Proper boat ventilation and a decent carbon monoxide alarm are essential for any yacht with accommodation, says Ben Sutcliffe-Davies

How often do you think about boat ventilation?

One of the most amazing things about owning a yacht is how little red tape there is, or even laws to follow, compared to life ashore.

The rules that do exist are generally there for good reason.

If you own a boat on inland waterways it is now mandatory to have at least one carbon monoxide alarm.

On the coastal yachts I survey, it baffles me why so many don’t have any kind of carbon monoxide alarm.

Diesel heaters must have the marine specific exhaust. The one made for trucks has a drain that can leak carbon monoxide

Diesel heaters must have the marine specific exhaust. The one made for trucks has a drain that can leak carbon monoxide

Over the last few years there have been an increasing number of fatalities reported by MAIB, for instance, from the build-up of carbon monoxide in craft.

These incidents most often occur when the crew are asleep and faulty systems are being run, such as poorly-fitted diesel heaters with the wrong type of exhaust system, generators left running and improperly ventilated, or engines with exhaust failure.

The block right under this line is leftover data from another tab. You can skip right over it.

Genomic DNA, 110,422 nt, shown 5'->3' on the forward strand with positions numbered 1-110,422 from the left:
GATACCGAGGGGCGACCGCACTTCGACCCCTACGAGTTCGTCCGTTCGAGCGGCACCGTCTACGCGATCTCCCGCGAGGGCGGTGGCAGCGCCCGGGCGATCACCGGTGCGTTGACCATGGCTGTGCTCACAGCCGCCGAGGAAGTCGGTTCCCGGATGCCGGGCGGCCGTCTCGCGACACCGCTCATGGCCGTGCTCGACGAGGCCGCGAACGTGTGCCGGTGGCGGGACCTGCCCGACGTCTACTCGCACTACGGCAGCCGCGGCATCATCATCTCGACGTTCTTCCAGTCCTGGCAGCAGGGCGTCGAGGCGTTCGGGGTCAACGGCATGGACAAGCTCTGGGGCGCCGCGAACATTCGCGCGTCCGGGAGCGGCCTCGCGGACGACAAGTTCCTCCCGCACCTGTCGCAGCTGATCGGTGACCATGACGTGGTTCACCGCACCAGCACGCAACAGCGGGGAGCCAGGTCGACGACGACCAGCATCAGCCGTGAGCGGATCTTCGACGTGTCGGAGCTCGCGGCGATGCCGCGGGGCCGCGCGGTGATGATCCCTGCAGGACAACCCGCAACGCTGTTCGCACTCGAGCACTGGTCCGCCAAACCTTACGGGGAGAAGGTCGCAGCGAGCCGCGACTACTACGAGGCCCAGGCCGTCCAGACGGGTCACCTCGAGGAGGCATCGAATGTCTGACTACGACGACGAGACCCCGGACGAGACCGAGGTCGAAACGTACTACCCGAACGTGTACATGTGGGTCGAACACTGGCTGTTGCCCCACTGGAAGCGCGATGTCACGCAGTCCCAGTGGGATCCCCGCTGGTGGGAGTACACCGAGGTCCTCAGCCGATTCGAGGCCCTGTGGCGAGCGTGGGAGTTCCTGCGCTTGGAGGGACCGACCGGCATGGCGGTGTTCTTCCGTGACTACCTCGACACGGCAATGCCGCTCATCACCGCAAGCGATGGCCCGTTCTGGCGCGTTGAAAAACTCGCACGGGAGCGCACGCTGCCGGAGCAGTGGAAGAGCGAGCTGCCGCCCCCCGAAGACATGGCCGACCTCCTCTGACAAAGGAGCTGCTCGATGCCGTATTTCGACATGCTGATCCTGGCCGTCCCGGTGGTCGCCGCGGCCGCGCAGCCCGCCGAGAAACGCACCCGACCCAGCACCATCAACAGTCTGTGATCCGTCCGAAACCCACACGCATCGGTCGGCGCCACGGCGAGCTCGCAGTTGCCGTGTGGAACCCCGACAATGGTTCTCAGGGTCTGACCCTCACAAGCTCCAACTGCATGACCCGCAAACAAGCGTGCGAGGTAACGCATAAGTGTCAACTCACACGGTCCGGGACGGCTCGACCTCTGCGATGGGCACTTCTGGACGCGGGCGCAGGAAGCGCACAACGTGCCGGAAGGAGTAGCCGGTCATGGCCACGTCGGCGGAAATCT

There have even been incidents where a vessel moored nearby has discharged enough fumes in a marina environment to fill someone else’s accommodation space.

It should take little convincing that if you don’t already have at least one alarm, you need to buy one and fit it properly.

Ideally buy two; they are readily available online costing little more than £10 and the standard kind for homes is also suitable on a boat.

The inland waterways Boat Safety Scheme ( provides lots of information about the appropriate locations of where a carbon monoxide alarm should be positioned.

Dome vents are fixed open, allowing good airflow

Dome vents are fixed open, allowing good airflow

As a minimum, any locations where people sleep should have an alarm as well as main areas.

It’s also worth testing alarms and ensuring they are loud enough and close enough to wake you up, especially if you are a heavy sleeper.

In the middle of winter when its sub zero outside, it’s tempting to try to eliminate chilly draughts.

I did just this as a teenager living on a house boat when I was apprenticing as a boat builder.